More hyped than the Lennon’s second coming, A Bigger Picture at the Royal Academy is a true David Hockney extravaganza (nearly every major exhibition room in Burlington House) and has plenty of hyperbole to live up to. Judging by the queue snaking around the Academy’s central courtyard, the punters certainly hope that Mr H is the 21st century answer to Constable, or Turner, or something.
The show marks the artist’s return home to Yorkshire after most of a lifetime living under blue skies in Southern California. He made his name there with acrylic snapshots of translucent swimming pools and their surrounding architecture, usually peopled by naked young men.
Like Edward Hopper, but with broad beams of LA sunlight to vaporise the stark despair, Hockney’s human subjects often seem frozen under glass. Throw in his usual blasts of colour and an unpeopled journey through the seasons in the Bridlington countryside promises an intriguing spectacle.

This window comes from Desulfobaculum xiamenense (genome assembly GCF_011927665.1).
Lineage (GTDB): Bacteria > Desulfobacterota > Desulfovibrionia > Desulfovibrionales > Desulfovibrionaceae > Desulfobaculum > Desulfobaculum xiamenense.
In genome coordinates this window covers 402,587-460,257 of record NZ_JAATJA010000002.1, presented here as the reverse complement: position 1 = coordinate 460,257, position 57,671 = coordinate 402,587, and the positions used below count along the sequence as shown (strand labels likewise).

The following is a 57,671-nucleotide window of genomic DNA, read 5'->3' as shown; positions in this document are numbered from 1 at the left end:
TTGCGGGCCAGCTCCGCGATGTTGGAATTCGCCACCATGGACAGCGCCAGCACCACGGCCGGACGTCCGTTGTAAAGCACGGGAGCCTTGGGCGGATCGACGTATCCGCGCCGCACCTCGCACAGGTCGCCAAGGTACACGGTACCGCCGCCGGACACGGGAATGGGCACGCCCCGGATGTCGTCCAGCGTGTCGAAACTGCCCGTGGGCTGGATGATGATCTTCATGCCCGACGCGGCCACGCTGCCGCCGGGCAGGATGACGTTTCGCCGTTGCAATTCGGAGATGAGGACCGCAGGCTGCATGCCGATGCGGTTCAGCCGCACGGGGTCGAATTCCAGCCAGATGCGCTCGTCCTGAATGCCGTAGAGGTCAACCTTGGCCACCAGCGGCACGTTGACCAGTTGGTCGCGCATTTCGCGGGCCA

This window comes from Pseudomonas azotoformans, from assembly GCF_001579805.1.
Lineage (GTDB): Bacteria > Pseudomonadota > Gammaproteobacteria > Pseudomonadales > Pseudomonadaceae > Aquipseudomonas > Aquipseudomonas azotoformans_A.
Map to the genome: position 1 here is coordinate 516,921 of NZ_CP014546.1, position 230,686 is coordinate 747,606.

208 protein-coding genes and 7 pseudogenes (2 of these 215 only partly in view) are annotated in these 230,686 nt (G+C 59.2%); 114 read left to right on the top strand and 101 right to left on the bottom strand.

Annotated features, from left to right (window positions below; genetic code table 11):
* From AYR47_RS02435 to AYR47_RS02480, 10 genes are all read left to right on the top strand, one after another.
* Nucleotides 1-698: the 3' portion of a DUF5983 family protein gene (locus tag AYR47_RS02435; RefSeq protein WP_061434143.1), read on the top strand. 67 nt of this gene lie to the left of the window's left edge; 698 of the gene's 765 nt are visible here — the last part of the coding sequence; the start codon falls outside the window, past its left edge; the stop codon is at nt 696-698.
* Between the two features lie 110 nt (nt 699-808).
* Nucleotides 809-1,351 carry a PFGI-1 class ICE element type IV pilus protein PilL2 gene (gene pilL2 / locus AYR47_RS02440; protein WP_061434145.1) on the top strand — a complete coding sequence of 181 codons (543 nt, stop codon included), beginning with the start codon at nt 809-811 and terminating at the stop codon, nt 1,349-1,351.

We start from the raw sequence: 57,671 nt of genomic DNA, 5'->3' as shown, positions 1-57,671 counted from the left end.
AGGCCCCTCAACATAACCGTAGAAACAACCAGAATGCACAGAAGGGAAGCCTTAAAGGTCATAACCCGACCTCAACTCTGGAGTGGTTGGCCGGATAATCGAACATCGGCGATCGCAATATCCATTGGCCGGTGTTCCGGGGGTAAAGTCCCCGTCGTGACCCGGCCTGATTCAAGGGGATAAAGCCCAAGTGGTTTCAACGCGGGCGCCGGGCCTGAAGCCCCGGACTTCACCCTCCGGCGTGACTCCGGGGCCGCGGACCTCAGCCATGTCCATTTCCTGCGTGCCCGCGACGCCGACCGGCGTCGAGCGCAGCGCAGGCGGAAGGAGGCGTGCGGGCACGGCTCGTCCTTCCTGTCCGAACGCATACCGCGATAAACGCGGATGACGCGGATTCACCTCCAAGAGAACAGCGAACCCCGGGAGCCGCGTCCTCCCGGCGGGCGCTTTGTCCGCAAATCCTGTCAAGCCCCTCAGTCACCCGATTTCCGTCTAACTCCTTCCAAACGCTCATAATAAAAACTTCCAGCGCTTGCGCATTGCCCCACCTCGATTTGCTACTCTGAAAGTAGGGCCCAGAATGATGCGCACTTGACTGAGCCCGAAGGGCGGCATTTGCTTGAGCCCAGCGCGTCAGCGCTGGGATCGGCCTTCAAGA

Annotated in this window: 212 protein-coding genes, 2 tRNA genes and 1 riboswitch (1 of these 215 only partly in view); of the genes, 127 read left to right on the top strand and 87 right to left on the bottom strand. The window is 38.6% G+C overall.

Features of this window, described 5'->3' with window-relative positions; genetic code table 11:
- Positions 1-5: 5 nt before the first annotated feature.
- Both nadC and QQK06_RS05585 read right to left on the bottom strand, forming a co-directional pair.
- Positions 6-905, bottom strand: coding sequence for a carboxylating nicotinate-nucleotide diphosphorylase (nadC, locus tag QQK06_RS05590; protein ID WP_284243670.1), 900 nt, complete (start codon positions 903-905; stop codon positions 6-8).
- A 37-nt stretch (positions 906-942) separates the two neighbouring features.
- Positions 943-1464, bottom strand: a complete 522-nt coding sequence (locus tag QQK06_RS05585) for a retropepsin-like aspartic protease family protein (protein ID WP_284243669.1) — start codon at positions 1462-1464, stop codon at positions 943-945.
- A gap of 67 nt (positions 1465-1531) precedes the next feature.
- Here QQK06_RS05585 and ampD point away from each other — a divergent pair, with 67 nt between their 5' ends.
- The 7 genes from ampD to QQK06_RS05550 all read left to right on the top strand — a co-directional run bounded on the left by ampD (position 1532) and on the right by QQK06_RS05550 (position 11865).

First up are four wall size panel paintings, Thixendale Trees, showing the subject through the seasons. It draws plenty of oohs and aaahs from the predominately middle aged throng, but feels more like good stage scenery than great art.
The next gallery features (very) early works, including a nod to the French Impressionists in the sublime Eccleshill Fields and the cartoon pastiche of Flight into Italy.
The landscapes that follow range from giant wall size panels and canvases (often taken from photographed views and sections), to ranks of watercolour sketches (as employed by Turner). There’s also a wide screen showing multi camera digital video views of the same scenes.
Hockney’s colour choices often stop you in your tracks, as with the purple and blue trees of Winter Timber and the dazzling pollen yellows of The Big Hawthorne. In the end though, the cumulative effect of assimilated panels, overblown perspective and stark tones and shape feels like walking into a life sized children’s colouring book and exhibits a similar lack of narrative subtlety.
Worth coming for on their own are the charcoal sketches for the larger works, which are better than almost anything else on show. More surprising are the electric tones and Manga haze of the ipad drawings and paintings in the final gallery. These point to a genuinely new way of working in which Hockney seems totally at home.